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Violent protests force French ecotax concessions

media Lorries pass under an ecotax control portal with a banner declaring "Brittany is dying" Reuters/Stephane Mahe

The French government has promised to revise a tax on road transport after stormy protests in Brittany, western France. A number of people were injured on Saturday, one losing a hand, when about 1,000 farmers set fire to tyres and blockaded a tax-collection booth.

Agriculture Minister Stéphane Le Foll declared that he had "perfectly understood" the protesters' message and would propose changes to the law, while Finance Minister Pierre Moscovici said that "adaptations" had been made.

Dossier: Eurozone in crisis

The government is expected to reduce the tax by at leat 50 per cent for Brittany, which is a long way from Paris and the south of France, but Moscovici insisted that he would not scrap it or put off its proposed introduction on 1 January.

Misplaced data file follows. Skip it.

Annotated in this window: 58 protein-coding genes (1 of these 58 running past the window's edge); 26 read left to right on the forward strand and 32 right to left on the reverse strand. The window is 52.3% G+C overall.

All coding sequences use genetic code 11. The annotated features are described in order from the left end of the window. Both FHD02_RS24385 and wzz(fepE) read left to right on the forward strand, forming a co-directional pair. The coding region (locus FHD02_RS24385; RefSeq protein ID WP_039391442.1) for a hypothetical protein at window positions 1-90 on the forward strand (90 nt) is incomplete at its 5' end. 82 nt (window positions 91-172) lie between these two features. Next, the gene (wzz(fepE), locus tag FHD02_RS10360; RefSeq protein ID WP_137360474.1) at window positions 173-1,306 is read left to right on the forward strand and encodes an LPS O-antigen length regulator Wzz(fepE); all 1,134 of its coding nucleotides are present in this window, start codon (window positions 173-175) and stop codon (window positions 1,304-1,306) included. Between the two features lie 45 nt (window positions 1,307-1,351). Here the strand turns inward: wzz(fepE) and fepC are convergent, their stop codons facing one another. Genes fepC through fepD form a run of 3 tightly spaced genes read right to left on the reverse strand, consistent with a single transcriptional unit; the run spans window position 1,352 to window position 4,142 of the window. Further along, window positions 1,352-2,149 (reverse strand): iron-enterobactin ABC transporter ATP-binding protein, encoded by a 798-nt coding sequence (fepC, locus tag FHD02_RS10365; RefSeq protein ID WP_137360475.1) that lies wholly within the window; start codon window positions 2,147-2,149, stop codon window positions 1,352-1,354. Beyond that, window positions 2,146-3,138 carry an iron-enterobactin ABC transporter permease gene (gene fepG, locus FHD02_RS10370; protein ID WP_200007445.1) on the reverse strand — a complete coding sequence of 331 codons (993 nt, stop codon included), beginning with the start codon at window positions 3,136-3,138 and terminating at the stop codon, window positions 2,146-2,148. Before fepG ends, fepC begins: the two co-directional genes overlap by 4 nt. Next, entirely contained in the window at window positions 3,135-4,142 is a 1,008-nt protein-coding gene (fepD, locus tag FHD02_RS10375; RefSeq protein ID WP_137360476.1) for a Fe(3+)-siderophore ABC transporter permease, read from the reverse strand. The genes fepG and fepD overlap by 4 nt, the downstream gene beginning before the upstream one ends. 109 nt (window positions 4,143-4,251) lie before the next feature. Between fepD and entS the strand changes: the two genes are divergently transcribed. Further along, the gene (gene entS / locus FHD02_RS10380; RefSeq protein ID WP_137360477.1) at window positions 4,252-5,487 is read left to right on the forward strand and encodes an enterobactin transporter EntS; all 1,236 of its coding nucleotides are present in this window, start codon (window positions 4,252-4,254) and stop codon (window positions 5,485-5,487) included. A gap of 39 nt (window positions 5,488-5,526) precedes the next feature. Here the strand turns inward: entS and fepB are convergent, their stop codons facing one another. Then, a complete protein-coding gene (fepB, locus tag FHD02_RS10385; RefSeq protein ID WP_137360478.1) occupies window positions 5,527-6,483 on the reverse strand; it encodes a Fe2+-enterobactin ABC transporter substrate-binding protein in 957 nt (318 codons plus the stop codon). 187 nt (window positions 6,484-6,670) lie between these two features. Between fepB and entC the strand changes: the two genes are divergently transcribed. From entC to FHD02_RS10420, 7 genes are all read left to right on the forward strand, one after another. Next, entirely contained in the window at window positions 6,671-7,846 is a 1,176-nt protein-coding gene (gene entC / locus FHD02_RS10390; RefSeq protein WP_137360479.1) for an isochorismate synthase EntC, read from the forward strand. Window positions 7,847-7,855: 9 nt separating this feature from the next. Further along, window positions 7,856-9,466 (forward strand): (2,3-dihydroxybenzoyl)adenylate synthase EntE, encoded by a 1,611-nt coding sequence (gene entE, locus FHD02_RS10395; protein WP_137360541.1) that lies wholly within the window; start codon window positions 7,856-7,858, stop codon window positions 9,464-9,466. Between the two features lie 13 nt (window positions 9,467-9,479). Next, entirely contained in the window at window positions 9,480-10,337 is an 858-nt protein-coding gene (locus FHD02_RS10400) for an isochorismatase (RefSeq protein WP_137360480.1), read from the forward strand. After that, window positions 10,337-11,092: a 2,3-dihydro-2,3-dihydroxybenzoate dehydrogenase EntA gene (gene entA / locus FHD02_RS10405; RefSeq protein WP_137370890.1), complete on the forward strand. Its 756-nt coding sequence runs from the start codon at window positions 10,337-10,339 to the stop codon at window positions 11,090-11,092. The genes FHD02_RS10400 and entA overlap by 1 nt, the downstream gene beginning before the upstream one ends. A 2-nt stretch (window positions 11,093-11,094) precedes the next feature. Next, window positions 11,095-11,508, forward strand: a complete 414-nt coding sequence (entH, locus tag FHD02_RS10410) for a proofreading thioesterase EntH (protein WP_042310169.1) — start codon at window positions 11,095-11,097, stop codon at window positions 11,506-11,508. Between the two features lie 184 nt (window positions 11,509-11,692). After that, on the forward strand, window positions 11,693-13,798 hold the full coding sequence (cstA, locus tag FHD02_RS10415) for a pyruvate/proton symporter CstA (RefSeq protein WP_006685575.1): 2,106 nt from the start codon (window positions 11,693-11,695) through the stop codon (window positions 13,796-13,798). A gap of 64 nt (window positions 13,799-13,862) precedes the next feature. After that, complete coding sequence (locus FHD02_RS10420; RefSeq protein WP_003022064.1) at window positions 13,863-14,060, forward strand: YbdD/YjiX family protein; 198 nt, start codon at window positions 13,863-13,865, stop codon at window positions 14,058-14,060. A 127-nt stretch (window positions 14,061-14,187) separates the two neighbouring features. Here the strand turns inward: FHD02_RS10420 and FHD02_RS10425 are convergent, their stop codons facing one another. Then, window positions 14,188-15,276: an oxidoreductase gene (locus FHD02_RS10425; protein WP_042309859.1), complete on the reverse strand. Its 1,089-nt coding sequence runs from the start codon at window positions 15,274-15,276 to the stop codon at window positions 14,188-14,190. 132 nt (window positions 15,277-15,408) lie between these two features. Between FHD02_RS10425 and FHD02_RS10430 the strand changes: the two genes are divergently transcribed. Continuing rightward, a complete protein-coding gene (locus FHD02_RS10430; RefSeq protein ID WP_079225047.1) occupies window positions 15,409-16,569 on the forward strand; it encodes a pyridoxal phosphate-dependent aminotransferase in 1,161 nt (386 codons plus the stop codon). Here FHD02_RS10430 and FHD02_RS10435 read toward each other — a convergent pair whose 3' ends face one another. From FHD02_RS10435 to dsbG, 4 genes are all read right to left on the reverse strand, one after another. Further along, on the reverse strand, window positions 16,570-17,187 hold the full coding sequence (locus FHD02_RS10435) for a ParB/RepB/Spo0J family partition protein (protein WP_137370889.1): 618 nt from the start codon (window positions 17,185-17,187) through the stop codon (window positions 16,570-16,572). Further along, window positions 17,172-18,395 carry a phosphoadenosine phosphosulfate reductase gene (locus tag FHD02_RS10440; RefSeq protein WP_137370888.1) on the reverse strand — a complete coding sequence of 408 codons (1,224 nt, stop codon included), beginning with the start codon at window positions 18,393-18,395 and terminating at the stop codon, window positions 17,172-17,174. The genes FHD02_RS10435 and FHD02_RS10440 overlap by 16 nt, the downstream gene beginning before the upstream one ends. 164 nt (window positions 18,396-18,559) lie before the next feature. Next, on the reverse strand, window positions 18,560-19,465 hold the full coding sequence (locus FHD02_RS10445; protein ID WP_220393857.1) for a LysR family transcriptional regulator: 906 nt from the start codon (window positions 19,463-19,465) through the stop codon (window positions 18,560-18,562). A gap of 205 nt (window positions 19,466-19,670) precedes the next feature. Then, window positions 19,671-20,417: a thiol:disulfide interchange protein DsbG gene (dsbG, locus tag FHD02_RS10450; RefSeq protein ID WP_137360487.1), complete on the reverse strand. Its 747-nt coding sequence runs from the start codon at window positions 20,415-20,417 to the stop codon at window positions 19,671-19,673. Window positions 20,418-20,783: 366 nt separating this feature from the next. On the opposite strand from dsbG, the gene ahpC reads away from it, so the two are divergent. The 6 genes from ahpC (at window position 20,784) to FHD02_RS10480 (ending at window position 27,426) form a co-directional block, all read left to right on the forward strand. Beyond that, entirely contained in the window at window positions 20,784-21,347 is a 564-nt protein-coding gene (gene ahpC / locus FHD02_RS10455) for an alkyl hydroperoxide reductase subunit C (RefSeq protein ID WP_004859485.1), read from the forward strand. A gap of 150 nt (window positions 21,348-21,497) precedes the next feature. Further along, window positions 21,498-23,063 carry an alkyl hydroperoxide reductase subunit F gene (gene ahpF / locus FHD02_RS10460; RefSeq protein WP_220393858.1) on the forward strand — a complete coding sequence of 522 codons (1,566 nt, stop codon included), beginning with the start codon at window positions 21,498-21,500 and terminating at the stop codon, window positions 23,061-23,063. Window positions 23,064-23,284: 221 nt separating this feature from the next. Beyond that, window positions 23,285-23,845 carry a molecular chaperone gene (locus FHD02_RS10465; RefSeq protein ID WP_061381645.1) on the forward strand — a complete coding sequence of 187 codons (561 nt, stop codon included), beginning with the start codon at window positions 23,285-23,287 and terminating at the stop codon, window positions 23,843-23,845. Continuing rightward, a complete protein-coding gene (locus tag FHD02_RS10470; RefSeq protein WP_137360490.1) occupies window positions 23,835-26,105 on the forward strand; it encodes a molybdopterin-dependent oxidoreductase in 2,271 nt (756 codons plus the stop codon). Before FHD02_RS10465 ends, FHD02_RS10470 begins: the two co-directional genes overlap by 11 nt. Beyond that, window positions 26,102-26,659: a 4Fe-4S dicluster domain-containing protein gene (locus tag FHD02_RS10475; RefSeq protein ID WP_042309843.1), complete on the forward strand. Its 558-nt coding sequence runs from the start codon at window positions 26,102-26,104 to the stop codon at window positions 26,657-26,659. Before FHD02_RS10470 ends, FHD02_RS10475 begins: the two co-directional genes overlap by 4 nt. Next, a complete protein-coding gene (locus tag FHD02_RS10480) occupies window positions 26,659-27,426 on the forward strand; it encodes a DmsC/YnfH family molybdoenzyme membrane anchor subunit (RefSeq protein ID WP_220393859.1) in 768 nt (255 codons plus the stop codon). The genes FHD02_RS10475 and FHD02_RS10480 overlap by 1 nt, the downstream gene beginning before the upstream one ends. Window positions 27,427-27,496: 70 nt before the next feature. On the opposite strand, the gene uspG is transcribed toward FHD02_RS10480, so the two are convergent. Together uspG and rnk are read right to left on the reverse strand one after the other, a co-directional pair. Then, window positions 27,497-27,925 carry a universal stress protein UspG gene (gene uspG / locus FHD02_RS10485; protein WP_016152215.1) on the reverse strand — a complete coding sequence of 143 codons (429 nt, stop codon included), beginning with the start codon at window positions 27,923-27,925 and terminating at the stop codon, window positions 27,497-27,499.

Farmers' unions on Monday called for its introduction to be postponed for two years because of the jobs crisis in the farming and food-processing industry, which has been expecially intense in Brittany.

Protesters on Sunday vowed to demonstrate in the Breton town of Quimper next Saturday, following this weekend's violent protests, in which protesters clashed with police.

Under the new plan heavy goods vehicles weighing over 3.5 tonnes will have to pay a fee for transporting goods around France.

"I think that the minister hasn't understood what’s at stake," Thierry Merret of farmers' union FDSEA told RFI on Sunday. "He’ll have to change his mind. It’s obvious that for us in Brittany his answer is an insult."

Merret accused Le Foll of "a complete misunderstanding of the dossier".

"Today they want to tax agriculture… actually, the entire Breton economy," he added.

Under orders from Europe to reduce its budget deficit, the French government has cut spending and introduced a number of new taxes, arousing opposition from savers, football clubs and right-wing politicians.

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